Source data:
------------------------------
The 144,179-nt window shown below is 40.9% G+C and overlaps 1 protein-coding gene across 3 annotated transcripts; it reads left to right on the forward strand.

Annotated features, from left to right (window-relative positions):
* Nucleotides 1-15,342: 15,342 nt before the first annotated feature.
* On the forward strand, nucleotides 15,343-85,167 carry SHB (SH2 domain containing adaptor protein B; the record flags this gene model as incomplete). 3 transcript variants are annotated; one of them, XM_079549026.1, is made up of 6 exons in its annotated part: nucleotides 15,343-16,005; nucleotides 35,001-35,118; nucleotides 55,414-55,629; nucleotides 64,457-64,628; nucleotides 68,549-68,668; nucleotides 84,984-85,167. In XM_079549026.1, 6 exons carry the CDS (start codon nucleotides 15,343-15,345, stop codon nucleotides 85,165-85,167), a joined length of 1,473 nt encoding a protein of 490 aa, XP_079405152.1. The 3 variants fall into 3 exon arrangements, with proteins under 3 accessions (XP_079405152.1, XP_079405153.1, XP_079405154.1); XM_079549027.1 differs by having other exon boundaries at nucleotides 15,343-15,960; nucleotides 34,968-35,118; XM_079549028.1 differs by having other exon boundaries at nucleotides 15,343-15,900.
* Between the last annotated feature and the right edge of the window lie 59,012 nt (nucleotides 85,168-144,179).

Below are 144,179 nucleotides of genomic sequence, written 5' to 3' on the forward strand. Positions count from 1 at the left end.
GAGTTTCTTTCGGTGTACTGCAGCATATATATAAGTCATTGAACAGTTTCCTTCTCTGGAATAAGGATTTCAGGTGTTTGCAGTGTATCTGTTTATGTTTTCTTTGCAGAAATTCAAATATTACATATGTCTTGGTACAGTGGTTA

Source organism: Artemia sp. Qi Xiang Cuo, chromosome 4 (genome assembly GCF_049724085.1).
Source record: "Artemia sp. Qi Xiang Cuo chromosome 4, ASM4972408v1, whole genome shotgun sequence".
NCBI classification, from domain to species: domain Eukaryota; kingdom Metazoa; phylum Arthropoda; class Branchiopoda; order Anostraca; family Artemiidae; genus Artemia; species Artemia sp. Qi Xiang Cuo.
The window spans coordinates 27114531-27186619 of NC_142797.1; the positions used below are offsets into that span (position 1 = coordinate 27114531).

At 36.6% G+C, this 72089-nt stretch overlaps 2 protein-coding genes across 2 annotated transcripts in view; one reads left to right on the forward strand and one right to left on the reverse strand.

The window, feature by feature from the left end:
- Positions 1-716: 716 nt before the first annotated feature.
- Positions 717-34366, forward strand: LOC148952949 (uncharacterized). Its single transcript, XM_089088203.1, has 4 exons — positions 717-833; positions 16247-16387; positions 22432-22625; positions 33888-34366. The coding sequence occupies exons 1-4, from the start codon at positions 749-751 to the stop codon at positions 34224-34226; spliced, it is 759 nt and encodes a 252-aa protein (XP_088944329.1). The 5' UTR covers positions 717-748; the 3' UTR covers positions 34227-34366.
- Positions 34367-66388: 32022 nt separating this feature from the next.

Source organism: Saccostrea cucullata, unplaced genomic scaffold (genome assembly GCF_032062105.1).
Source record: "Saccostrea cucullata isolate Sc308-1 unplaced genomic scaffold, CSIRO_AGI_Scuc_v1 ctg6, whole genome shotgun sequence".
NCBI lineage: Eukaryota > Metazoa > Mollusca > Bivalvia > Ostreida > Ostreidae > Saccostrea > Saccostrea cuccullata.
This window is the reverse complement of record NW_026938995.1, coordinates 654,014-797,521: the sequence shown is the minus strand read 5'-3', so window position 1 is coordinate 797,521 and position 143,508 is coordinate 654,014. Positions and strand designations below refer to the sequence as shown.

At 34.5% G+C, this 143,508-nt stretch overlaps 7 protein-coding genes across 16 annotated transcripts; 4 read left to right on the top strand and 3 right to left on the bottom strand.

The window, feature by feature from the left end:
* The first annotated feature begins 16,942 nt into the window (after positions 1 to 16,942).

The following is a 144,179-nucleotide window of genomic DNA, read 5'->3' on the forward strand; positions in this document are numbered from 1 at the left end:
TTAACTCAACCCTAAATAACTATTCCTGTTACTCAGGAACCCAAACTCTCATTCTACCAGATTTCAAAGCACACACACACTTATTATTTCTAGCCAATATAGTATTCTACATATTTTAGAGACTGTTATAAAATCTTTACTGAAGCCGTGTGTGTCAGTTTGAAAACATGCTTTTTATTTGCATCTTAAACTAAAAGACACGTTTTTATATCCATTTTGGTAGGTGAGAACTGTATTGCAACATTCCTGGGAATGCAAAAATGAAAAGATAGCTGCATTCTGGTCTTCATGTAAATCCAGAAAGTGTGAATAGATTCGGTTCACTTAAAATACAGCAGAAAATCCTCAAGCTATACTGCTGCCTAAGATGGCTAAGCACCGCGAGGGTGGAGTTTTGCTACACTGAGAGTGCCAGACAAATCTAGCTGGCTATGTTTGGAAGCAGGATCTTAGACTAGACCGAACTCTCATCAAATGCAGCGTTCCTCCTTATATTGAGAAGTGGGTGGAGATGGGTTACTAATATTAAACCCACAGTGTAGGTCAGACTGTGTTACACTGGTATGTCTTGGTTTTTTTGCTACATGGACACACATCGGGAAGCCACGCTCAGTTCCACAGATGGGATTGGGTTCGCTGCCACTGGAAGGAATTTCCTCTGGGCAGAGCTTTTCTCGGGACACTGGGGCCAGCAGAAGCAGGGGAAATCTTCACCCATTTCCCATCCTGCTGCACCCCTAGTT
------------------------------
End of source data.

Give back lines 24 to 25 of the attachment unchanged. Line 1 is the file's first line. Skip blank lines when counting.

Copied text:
The following is a 144,179-nucleotide window of genomic DNA, read 5'->3' on the forward strand; positions in this document are numbered from 1 at the left end:
TTAACTCAACCCTAAATAACTATTCCTGTTACTCAGGAACCCAAACTCTCATTCTACCAGATTTCAAAGCACACACACACTTATTATTTCTAGCCAATATAGTATTCTACATATTTTAGAGACTGTTATAAAATCTTTACTGAAGCCGTGTGTGTCAGTTTGAAAACATGCTTTTTATTTGCATCTTAAACTAAAAGACACGTTTTTATATCCATTTTGGTAGGTGAGAACTGTATTGCAACATTCCTGGGAATGCAAAAATGAAAAGATAGCTGCATTCTGGTCTTCATGTAAATCCAGAAAGTGTGAATAGATTCGGTTCACTTAAAATACAGCAGAAAATCCTCAAGCTATACTGCTGCCTAAGATGGCTAAGCACCGCGAGGGTGGAGTTTTGCTACACTGAGAGTGCCAGACAAATCTAGCTGGCTATGTTTGGAAGCAGGATCTTAGACTAGACCGAACTCTCATCAAATGCAGCGTTCCTCCTTATATTGAGAAGTGGGTGGAGATGGGTTACTAATATTAAACCCACAGTGTAGGTCAGACTGTGTTACACTGGTATGTCTTGGTTTTTTTGCTACATGGACACACATCGGGAAGCCACGCTCAGTTCCACAGATGGGATTGGGTTCGCTGCCACTGGAAGGAATTTCCTCTGGGCAGAGCTTTTCTCGGGACACTGGGGCCAGCAGAAGCAGGGGAAATCTTCACCCATTTCCCATCCTGCTGCACCCCTAGTT